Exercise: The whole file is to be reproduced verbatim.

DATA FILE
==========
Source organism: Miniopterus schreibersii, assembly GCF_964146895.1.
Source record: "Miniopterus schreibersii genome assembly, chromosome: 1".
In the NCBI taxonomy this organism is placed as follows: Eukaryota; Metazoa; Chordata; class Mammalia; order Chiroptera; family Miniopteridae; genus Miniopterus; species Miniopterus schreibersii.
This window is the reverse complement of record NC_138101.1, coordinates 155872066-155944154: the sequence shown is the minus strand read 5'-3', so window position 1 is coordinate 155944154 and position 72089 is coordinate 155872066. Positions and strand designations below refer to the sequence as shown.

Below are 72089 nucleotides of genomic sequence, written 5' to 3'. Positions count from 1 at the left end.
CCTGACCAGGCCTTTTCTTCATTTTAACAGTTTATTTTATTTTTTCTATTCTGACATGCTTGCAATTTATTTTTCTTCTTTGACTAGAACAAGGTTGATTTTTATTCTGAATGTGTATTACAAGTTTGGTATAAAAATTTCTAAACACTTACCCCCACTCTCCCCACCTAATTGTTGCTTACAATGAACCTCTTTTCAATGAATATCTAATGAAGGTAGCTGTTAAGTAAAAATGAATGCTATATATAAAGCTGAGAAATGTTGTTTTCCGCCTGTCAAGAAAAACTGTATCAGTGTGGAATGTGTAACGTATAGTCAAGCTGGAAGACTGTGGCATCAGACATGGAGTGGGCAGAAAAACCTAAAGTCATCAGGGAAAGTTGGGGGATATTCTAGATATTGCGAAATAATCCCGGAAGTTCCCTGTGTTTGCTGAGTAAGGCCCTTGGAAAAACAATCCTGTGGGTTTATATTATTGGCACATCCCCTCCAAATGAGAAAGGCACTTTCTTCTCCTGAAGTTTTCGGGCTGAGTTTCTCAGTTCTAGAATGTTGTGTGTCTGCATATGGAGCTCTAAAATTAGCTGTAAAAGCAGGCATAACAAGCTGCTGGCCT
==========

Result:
Source organism: Miniopterus schreibersii, assembly GCF_964146895.1.
Source record: "Miniopterus schreibersii genome assembly, chromosome: 1".
In the NCBI taxonomy this organism is placed as follows: Eukaryota; Metazoa; Chordata; class Mammalia; order Chiroptera; family Miniopteridae; genus Miniopterus; species Miniopterus schreibersii.
This window is the reverse complement of record NC_138101.1, coordinates 155872066-155944154: the sequence shown is the minus strand read 5'-3', so window position 1 is coordinate 155944154 and position 72089 is coordinate 155872066. Positions and strand designations below refer to the sequence as shown.

Below are 72089 nucleotides of genomic sequence, written 5' to 3'. Positions count from 1 at the left end.
CCTGACCAGGCCTTTTCTTCATTTTAACAGTTTATTTTATTTTTTCTATTCTGACATGCTTGCAATTTATTTTTCTTCTTTGACTAGAACAAGGTTGATTTTTATTCTGAATGTGTATTACAAGTTTGGTATAAAAATTTCTAAACACTTACCCCCACTCTCCCCACCTAATTGTTGCTTACAATGAACCTCTTTTCAATGAATATCTAATGAAGGTAGCTGTTAAGTAAAAATGAATGCTATATATAAAGCTGAGAAATGTTGTTTTCCGCCTGTCAAGAAAAACTGTATCAGTGTGGAATGTGTAACGTATAGTCAAGCTGGAAGACTGTGGCATCAGACATGGAGTGGGCAGAAAAACCTAAAGTCATCAGGGAAAGTTGGGGGATATTCTAGATATTGCGAAATAATCCCGGAAGTTCCCTGTGTTTGCTGAGTAAGGCCCTTGGAAAAACAATCCTGTGGGTTTATATTATTGGCACATCCCCTCCAAATGAGAAAGGCACTTTCTTCTCCTGAAGTTTTCGGGCTGAGTTTCTCAGTTCTAGAATGTTGTGTGTCTGCATATGGAGCTCTAAAATTAGCTGTAAAAGCAGGCATAACAAGCTGCTGGCCT